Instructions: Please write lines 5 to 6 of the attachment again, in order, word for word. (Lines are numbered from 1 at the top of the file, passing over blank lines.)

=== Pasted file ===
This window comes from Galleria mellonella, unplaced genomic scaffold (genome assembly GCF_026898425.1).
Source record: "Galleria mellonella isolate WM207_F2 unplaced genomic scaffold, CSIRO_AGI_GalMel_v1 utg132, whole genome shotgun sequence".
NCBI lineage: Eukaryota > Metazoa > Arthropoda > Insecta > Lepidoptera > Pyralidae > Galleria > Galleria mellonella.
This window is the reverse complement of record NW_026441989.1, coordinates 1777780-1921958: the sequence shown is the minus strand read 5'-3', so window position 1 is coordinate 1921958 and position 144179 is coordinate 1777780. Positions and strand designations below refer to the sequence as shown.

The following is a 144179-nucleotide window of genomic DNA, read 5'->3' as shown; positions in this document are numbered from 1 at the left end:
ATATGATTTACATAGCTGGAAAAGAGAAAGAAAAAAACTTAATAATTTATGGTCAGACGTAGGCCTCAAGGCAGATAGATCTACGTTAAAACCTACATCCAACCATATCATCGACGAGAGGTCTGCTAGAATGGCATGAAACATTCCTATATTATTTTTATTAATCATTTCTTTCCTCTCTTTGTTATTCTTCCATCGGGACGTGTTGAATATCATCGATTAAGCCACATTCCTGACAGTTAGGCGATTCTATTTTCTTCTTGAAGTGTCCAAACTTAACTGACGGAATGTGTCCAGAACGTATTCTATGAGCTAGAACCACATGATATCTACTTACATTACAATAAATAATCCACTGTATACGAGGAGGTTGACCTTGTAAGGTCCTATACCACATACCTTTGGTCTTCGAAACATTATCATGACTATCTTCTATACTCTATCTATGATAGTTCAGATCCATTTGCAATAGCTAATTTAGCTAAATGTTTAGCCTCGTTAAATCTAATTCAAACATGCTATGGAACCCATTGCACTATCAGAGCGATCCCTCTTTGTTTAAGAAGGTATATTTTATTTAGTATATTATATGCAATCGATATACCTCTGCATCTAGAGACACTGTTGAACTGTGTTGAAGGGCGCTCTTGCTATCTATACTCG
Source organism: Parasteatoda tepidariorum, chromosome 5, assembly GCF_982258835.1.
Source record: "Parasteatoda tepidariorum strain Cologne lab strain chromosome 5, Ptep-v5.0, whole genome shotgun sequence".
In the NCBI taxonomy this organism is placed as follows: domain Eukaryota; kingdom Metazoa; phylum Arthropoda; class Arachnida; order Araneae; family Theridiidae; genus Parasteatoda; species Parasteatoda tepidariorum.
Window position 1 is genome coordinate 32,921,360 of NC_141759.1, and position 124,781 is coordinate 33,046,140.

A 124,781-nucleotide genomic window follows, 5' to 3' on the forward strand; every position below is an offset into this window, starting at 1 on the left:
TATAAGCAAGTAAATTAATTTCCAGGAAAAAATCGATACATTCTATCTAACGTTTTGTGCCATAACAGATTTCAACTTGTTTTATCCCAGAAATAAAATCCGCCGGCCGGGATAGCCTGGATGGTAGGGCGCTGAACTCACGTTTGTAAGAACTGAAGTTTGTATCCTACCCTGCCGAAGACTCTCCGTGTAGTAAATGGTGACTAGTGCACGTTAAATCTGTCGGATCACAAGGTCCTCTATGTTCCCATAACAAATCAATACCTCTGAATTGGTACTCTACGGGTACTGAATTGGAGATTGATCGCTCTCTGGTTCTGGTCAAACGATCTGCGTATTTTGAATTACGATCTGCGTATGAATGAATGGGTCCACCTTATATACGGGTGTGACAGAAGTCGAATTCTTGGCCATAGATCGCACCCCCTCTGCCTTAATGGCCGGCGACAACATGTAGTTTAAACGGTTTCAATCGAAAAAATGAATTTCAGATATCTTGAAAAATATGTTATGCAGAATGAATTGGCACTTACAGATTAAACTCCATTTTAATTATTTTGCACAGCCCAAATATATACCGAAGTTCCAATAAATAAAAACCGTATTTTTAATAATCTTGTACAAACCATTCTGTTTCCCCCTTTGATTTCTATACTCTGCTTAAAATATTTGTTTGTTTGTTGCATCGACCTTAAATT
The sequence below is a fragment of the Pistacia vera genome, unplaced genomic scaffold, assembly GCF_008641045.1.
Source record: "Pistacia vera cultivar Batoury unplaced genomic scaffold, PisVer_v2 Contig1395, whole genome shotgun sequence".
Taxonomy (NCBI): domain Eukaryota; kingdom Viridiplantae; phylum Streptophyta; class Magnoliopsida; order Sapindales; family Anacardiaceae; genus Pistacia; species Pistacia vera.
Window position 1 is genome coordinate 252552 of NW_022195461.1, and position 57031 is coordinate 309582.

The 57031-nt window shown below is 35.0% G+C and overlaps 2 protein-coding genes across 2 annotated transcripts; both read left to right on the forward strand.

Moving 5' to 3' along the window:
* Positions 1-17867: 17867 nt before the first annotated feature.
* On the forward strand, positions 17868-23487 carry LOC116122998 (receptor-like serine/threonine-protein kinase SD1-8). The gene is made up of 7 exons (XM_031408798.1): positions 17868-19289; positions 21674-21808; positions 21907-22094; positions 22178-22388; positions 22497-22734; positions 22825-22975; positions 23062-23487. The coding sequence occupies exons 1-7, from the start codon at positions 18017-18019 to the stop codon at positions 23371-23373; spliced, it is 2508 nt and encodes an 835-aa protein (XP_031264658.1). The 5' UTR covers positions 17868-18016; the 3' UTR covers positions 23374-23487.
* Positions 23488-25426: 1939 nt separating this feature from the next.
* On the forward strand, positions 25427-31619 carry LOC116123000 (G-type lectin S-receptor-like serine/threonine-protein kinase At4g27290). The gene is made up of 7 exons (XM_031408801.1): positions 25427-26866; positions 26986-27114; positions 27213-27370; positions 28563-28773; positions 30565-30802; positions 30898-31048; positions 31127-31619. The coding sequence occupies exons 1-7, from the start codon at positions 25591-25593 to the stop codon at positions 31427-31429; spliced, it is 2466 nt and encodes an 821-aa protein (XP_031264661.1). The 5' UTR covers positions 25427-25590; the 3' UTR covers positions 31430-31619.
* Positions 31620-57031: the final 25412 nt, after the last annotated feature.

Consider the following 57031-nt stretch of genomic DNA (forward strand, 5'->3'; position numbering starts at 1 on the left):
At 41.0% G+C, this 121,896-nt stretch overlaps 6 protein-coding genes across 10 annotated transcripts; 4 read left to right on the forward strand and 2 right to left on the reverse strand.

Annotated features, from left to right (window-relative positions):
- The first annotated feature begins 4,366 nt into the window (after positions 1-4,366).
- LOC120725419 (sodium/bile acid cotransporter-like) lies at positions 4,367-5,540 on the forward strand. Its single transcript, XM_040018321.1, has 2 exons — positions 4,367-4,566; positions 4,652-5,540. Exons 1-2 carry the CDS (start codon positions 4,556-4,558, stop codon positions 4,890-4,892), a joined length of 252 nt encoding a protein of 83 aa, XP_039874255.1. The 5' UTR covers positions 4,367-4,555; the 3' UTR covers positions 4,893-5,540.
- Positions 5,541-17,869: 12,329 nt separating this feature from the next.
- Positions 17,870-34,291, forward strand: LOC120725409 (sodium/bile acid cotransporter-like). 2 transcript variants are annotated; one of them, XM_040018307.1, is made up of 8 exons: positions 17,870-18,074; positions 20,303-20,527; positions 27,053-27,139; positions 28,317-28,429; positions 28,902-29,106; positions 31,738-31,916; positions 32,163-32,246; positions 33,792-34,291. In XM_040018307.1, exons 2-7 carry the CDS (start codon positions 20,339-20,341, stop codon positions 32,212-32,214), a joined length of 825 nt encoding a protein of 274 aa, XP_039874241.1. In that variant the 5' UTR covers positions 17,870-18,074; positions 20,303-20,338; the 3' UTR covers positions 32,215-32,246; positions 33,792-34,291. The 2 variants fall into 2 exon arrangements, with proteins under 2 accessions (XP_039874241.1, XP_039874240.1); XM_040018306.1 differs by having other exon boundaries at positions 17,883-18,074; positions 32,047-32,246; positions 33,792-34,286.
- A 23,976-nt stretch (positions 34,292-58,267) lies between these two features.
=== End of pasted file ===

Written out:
The following is a 144179-nucleotide window of genomic DNA, read 5'->3' as shown; positions in this document are numbered from 1 at the left end:
ATATGATTTACATAGCTGGAAAAGAGAAAGAAAAAAACTTAATAATTTATGGTCAGACGTAGGCCTCAAGGCAGATAGATCTACGTTAAAACCTACATCCAACCATATCATCGACGAGAGGTCTGCTAGAATGGCATGAAACATTCCTATATTATTTTTATTAATCATTTCTTTCCTCTCTTTGTTATTCTTCCATCGGGACGTGTTGAATATCATCGATTAAGCCACATTCCTGACAGTTAGGCGATTCTATTTTCTTCTTGAAGTGTCCAAACTTAACTGACGGAATGTGTCCAGAACGTATTCTATGAGCTAGAACCACATGATATCTACTTACATTACAATAAATAATCCACTGTATACGAGGAGGTTGACCTTGTAAGGTCCTATACCACATACCTTTGGTCTTCGAAACATTATCATGACTATCTTCTATACTCTATCTATGATAGTTCAGATCCATTTGCAATAGCTAATTTAGCTAAATGTTTAGCCTCGTTAAATCTAATTCAAACATGCTATGGAACCCATTGCACTATCAGAGCGATCCCTCTTTGTTTAAGAAGGTATATTTTATTTAGTATATTATATGCAATCGATATACCTCTGCATCTAGAGACACTGTTGAACTGTGTTGAAGGGCGCTCTTGCTATCTATACTCG